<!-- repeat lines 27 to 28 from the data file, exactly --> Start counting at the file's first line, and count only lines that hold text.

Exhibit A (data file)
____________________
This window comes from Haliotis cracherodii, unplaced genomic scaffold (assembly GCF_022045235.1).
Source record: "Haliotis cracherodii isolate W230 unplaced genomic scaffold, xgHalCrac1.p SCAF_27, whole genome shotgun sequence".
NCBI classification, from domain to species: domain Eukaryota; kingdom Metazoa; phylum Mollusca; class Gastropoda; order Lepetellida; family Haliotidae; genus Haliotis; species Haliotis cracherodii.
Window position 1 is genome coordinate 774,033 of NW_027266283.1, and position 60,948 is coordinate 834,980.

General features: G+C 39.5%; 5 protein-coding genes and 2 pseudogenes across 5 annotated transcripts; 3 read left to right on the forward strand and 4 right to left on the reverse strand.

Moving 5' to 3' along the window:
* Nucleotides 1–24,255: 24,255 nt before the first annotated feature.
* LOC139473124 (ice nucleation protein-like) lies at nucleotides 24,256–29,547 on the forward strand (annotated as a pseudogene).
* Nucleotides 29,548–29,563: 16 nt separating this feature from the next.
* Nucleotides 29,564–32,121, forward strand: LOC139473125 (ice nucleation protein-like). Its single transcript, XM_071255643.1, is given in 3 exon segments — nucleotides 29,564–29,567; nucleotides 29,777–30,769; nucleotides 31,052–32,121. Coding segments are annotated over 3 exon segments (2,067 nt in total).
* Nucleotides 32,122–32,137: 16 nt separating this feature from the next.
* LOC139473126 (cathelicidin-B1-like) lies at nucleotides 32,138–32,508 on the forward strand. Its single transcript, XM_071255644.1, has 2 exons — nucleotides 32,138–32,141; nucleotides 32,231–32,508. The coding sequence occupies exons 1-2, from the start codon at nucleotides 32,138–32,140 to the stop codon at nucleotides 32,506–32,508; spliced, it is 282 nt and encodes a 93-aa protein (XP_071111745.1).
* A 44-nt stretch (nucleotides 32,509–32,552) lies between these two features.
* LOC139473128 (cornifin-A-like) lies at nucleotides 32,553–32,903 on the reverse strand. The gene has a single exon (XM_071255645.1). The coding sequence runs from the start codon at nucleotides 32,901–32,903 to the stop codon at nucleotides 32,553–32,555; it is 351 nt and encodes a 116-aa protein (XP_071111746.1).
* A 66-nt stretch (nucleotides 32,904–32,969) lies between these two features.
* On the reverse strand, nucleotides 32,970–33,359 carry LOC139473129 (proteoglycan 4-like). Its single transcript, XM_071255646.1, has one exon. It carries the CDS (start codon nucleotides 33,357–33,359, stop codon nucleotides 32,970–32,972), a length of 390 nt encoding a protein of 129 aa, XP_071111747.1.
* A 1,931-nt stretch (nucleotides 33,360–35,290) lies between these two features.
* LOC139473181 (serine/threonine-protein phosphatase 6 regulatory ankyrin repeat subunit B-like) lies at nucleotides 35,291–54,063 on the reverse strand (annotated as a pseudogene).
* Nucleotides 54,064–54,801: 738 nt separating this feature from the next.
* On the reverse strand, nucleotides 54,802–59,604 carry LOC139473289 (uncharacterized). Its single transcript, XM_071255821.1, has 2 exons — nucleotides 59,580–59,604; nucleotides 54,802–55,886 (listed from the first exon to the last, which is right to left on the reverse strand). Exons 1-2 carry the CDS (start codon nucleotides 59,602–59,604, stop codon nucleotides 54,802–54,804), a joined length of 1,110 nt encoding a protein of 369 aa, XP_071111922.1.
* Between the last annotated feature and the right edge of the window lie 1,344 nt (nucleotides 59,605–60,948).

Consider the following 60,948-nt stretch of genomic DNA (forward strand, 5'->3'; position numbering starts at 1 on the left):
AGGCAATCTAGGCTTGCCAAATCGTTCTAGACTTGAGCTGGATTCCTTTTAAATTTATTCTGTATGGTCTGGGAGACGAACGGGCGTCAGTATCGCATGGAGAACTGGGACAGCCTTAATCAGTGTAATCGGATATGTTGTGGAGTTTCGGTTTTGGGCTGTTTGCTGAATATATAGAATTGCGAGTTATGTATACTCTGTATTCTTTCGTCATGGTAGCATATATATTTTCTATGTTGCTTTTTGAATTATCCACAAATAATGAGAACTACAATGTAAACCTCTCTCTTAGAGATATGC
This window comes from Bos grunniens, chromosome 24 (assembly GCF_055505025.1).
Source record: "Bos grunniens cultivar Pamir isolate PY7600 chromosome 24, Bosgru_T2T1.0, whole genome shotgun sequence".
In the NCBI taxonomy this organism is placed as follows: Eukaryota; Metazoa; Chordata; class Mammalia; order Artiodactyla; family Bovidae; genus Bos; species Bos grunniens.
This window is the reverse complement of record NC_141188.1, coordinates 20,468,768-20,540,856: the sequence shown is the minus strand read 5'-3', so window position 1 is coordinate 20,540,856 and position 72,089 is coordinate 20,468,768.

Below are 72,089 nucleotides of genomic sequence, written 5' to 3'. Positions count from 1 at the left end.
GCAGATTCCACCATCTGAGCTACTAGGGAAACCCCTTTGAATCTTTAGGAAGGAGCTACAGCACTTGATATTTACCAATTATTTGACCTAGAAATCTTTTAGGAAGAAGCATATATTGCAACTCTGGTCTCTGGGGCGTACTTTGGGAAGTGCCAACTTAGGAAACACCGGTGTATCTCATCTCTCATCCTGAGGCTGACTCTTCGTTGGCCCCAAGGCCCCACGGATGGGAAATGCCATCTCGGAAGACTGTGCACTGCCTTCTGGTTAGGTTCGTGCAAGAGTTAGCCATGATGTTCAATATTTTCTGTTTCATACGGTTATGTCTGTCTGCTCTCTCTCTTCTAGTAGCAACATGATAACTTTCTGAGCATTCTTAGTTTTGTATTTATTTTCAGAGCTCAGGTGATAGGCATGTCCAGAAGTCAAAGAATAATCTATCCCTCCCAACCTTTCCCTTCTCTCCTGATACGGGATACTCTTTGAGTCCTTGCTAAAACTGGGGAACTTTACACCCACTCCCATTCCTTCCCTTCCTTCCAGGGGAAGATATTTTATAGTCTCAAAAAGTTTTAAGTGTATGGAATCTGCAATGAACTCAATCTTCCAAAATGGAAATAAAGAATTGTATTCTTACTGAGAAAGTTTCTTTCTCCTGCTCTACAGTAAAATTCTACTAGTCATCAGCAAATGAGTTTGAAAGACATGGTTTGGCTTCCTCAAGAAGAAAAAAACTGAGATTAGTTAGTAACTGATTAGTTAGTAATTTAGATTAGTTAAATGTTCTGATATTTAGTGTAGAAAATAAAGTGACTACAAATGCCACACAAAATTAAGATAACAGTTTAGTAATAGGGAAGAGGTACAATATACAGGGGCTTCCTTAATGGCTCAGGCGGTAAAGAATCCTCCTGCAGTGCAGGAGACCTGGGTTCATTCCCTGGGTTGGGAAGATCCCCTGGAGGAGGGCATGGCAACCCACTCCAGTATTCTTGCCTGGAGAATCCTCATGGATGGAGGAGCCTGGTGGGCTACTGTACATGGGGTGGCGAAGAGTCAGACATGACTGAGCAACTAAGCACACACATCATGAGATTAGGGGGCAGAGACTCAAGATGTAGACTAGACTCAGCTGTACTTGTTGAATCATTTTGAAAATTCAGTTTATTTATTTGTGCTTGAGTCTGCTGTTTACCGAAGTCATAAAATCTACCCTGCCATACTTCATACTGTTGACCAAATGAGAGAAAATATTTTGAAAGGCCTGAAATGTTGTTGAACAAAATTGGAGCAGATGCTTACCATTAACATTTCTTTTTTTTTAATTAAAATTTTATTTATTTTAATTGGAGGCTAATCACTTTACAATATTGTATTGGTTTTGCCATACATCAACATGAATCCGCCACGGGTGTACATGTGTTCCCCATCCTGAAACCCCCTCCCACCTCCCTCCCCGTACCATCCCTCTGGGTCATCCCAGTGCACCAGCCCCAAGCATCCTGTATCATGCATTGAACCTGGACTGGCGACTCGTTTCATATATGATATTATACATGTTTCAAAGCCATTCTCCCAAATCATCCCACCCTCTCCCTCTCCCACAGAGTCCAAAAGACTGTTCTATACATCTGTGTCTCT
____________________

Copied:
This window is the reverse complement of record NC_141188.1, coordinates 20,468,768-20,540,856: the sequence shown is the minus strand read 5'-3', so window position 1 is coordinate 20,540,856 and position 72,089 is coordinate 20,468,768.

Below are 72,089 nucleotides of genomic sequence, written 5' to 3'. Positions count from 1 at the left end.